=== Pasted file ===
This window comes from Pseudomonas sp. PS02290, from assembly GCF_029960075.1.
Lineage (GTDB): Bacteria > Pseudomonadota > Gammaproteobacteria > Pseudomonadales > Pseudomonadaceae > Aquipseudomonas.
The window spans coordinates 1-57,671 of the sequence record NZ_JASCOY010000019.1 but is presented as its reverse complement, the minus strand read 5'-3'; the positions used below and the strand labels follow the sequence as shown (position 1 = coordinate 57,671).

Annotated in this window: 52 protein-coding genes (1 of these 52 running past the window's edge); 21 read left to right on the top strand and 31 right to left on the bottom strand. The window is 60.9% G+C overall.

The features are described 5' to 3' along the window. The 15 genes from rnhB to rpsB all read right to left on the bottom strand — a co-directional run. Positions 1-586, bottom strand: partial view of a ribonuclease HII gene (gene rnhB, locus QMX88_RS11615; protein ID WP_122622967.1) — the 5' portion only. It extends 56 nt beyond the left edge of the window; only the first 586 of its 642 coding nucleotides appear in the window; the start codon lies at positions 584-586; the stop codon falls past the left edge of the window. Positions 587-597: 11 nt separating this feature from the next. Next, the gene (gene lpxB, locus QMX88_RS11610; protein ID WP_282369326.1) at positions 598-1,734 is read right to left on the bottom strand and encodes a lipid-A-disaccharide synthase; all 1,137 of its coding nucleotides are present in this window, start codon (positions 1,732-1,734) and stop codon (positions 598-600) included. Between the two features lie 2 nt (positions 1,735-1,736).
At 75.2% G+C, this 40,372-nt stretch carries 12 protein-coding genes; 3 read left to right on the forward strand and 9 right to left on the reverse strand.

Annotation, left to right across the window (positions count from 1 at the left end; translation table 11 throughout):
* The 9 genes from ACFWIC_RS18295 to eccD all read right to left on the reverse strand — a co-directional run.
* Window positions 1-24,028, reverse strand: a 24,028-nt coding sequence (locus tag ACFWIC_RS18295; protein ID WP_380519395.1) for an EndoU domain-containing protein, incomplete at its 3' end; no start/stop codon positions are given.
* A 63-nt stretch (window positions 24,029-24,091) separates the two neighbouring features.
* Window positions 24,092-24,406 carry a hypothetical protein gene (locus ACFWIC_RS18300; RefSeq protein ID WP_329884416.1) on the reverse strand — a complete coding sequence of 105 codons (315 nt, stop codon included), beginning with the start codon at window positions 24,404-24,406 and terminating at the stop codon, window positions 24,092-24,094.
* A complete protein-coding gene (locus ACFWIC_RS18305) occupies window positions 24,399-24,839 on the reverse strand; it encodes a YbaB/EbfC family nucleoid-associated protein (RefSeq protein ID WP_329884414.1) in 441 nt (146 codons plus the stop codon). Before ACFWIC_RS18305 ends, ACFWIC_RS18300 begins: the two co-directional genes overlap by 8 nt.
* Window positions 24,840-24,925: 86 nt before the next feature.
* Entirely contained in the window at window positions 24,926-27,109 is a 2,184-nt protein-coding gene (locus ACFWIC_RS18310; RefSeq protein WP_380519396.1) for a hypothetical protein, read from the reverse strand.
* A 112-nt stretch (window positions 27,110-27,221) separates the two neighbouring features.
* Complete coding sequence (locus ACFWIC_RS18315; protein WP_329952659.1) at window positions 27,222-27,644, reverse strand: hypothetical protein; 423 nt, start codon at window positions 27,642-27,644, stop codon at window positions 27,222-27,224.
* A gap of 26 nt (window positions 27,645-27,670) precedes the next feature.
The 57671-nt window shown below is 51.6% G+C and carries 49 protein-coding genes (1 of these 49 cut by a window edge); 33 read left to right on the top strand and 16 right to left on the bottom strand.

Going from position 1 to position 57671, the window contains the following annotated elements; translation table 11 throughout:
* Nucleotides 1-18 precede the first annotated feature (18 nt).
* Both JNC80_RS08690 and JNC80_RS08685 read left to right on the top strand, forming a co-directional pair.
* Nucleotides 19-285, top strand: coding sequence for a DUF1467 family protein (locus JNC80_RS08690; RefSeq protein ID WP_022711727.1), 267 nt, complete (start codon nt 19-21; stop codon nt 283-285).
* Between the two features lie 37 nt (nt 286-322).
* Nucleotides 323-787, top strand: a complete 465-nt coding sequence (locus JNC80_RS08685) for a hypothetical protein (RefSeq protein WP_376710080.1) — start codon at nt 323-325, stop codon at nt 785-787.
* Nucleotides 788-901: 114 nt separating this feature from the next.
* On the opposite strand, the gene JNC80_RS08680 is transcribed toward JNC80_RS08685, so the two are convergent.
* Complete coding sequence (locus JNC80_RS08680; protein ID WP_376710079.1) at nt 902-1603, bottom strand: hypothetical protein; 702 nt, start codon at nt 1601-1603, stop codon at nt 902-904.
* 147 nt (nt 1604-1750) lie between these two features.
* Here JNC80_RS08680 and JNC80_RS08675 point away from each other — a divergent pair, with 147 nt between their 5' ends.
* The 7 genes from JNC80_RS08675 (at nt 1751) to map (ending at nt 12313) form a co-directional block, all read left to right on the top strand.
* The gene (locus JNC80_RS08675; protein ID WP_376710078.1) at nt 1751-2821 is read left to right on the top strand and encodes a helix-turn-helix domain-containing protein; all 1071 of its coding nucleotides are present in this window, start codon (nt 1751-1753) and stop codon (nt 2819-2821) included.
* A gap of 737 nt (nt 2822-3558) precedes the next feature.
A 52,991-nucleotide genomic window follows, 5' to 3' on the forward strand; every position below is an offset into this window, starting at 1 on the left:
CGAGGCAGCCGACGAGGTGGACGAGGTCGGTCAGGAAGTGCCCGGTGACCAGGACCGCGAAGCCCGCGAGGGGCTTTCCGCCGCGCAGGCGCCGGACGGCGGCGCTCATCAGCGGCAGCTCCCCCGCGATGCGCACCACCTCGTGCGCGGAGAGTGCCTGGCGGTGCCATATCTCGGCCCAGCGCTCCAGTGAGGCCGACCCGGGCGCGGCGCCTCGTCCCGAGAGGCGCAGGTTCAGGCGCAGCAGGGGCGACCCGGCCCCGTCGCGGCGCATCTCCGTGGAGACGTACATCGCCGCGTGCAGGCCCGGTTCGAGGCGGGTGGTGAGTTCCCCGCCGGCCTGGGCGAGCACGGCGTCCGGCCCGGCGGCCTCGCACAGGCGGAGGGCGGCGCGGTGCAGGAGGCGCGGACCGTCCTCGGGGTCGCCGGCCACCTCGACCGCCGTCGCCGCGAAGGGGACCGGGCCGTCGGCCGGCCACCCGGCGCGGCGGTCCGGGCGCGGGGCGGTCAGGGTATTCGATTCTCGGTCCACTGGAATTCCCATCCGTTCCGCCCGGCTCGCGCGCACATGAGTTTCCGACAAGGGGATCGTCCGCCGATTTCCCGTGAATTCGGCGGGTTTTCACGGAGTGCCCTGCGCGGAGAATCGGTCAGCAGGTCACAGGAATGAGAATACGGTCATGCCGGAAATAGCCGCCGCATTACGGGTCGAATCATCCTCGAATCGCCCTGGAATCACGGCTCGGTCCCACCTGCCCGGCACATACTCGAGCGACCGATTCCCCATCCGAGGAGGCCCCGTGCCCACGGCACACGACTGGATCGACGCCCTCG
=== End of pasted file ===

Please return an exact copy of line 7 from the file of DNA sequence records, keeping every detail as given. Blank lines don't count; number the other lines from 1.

Annotation, left to right across the window (positions count from 1 at the left end; translation table 11 throughout):